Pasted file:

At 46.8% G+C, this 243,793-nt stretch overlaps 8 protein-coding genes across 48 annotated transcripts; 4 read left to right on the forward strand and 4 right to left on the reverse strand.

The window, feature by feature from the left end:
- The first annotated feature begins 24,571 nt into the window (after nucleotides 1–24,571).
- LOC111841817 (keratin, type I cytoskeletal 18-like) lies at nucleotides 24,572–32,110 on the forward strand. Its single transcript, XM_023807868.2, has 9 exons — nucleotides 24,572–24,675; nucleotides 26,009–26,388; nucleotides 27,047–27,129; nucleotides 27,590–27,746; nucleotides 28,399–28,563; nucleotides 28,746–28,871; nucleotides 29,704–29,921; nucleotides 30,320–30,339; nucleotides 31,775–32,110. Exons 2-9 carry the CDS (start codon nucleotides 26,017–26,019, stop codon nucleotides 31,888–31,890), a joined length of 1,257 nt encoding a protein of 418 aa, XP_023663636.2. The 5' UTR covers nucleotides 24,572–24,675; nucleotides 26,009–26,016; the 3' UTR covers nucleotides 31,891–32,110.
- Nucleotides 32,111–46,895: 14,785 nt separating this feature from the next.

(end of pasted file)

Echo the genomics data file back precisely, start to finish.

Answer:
At 46.8% G+C, this 243,793-nt stretch overlaps 8 protein-coding genes across 48 annotated transcripts; 4 read left to right on the forward strand and 4 right to left on the reverse strand.

The window, feature by feature from the left end:
- The first annotated feature begins 24,571 nt into the window (after nucleotides 1–24,571).
- LOC111841817 (keratin, type I cytoskeletal 18-like) lies at nucleotides 24,572–32,110 on the forward strand. Its single transcript, XM_023807868.2, has 9 exons — nucleotides 24,572–24,675; nucleotides 26,009–26,388; nucleotides 27,047–27,129; nucleotides 27,590–27,746; nucleotides 28,399–28,563; nucleotides 28,746–28,871; nucleotides 29,704–29,921; nucleotides 30,320–30,339; nucleotides 31,775–32,110. Exons 2-9 carry the CDS (start codon nucleotides 26,017–26,019, stop codon nucleotides 31,888–31,890), a joined length of 1,257 nt encoding a protein of 418 aa, XP_023663636.2. The 5' UTR covers nucleotides 24,572–24,675; nucleotides 26,009–26,016; the 3' UTR covers nucleotides 31,891–32,110.
- Nucleotides 32,111–46,895: 14,785 nt separating this feature from the next.